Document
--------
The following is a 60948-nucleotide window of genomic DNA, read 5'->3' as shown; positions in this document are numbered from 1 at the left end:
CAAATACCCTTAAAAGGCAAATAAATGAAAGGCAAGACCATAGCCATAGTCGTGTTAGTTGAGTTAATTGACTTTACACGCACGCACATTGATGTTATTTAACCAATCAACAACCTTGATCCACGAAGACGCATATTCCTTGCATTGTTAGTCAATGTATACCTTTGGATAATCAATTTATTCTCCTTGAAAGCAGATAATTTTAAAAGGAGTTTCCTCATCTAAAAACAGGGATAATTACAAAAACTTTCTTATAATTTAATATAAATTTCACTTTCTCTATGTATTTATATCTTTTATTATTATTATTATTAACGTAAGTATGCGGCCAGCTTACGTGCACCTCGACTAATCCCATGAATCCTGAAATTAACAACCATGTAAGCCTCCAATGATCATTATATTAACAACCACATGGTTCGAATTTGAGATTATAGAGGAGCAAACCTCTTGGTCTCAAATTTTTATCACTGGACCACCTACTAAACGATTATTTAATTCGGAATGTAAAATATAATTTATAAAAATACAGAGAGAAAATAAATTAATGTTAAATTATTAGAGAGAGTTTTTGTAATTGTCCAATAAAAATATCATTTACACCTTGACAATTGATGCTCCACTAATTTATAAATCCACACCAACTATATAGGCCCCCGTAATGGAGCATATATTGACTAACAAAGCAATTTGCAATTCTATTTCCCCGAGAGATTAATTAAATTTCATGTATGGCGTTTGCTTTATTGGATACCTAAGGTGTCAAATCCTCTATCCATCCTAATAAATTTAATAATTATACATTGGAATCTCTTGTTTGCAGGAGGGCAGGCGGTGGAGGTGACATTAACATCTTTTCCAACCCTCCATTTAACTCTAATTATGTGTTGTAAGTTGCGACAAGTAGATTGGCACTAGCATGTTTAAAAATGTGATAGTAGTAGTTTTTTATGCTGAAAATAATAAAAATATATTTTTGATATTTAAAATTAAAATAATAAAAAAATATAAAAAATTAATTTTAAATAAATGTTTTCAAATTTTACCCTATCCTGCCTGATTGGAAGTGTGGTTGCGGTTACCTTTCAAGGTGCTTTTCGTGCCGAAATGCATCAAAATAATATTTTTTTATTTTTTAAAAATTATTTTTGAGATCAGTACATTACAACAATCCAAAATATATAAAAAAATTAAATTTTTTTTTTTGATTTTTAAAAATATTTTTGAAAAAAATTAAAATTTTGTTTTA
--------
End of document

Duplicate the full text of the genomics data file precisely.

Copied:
The following is a 60948-nucleotide window of genomic DNA, read 5'->3' as shown; positions in this document are numbered from 1 at the left end:
CAAATACCCTTAAAAGGCAAATAAATGAAAGGCAAGACCATAGCCATAGTCGTGTTAGTTGAGTTAATTGACTTTACACGCACGCACATTGATGTTATTTAACCAATCAACAACCTTGATCCACGAAGACGCATATTCCTTGCATTGTTAGTCAATGTATACCTTTGGATAATCAATTTATTCTCCTTGAAAGCAGATAATTTTAAAAGGAGTTTCCTCATCTAAAAACAGGGATAATTACAAAAACTTTCTTATAATTTAATATAAATTTCACTTTCTCTATGTATTTATATCTTTTATTATTATTATTATTAACGTAAGTATGCGGCCAGCTTACGTGCACCTCGACTAATCCCATGAATCCTGAAATTAACAACCATGTAAGCCTCCAATGATCATTATATTAACAACCACATGGTTCGAATTTGAGATTATAGAGGAGCAAACCTCTTGGTCTCAAATTTTTATCACTGGACCACCTACTAAACGATTATTTAATTCGGAATGTAAAATATAATTTATAAAAATACAGAGAGAAAATAAATTAATGTTAAATTATTAGAGAGAGTTTTTGTAATTGTCCAATAAAAATATCATTTACACCTTGACAATTGATGCTCCACTAATTTATAAATCCACACCAACTATATAGGCCCCCGTAATGGAGCATATATTGACTAACAAAGCAATTTGCAATTCTATTTCCCCGAGAGATTAATTAAATTTCATGTATGGCGTTTGCTTTATTGGATACCTAAGGTGTCAAATCCTCTATCCATCCTAATAAATTTAATAATTATACATTGGAATCTCTTGTTTGCAGGAGGGCAGGCGGTGGAGGTGACATTAACATCTTTTCCAACCCTCCATTTAACTCTAATTATGTGTTGTAAGTTGCGACAAGTAGATTGGCACTAGCATGTTTAAAAATGTGATAGTAGTAGTTTTTTATGCTGAAAATAATAAAAATATATTTTTGATATTTAAAATTAAAATAATAAAAAAATATAAAAAATTAATTTTAAATAAATGTTTTCAAATTTTACCCTATCCTGCCTGATTGGAAGTGTGGTTGCGGTTACCTTTCAAGGTGCTTTTCGTGCCGAAATGCATCAAAATAATATTTTTTTATTTTTTAAAAATTATTTTTGAGATCAGTACATTACAACAATCCAAAATATATAAAAAAATTAAATTTTTTTTTTTGATTTTTAAAAATATTTTTGAAAAAAATTAAAATTTTGTTTTA